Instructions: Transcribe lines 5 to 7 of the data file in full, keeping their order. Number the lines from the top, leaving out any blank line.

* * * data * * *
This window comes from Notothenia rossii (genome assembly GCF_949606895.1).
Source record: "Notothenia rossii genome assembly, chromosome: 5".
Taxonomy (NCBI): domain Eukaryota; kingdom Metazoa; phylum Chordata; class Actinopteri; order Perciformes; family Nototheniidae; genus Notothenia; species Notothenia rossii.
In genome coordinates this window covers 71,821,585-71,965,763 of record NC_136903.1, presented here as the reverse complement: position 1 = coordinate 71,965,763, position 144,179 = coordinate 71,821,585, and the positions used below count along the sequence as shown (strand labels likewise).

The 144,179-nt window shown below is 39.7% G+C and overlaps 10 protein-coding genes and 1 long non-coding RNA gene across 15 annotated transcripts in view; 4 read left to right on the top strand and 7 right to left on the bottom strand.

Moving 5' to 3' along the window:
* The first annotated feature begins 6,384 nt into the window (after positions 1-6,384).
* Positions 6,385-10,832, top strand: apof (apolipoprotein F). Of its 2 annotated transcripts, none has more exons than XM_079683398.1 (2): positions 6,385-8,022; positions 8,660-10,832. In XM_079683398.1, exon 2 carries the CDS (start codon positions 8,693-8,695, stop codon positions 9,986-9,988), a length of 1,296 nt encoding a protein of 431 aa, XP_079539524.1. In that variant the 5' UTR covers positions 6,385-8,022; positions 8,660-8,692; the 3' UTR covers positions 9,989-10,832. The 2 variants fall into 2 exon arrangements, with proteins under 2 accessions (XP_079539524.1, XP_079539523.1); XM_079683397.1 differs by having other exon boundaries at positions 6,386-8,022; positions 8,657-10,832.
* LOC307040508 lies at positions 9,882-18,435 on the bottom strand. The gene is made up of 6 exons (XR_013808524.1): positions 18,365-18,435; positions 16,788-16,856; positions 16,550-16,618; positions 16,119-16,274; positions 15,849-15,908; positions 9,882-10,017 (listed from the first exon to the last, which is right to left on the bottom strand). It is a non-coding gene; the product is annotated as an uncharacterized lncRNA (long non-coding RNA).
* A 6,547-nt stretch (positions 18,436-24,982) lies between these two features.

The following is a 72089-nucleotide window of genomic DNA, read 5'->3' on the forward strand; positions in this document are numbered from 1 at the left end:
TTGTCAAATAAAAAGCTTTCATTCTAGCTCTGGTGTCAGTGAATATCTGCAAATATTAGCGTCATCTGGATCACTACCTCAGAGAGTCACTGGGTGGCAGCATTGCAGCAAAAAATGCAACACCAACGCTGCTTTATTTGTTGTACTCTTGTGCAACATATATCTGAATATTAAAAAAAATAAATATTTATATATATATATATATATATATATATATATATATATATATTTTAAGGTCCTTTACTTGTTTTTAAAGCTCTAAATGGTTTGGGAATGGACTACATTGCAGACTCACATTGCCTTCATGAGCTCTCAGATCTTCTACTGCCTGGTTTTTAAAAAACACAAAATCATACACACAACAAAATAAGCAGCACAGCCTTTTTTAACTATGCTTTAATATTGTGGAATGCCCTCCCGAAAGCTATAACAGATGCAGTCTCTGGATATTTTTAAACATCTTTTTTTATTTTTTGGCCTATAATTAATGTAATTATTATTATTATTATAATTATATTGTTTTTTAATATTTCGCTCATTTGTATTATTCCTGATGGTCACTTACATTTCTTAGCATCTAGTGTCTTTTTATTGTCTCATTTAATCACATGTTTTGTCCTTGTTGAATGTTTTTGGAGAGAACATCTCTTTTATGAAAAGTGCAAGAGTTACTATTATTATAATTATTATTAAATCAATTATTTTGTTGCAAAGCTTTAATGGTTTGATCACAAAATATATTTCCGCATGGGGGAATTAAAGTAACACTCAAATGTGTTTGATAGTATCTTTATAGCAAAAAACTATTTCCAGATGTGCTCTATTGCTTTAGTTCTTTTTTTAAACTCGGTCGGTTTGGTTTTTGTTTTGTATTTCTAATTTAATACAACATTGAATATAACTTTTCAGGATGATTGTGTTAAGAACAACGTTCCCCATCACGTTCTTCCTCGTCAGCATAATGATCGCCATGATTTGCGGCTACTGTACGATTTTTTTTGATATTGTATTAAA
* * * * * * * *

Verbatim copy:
The 144,179-nt window shown below is 39.7% G+C and overlaps 10 protein-coding genes and 1 long non-coding RNA gene across 15 annotated transcripts in view; 4 read left to right on the top strand and 7 right to left on the bottom strand.

Moving 5' to 3' along the window:
* The first annotated feature begins 6,384 nt into the window (after positions 1-6,384).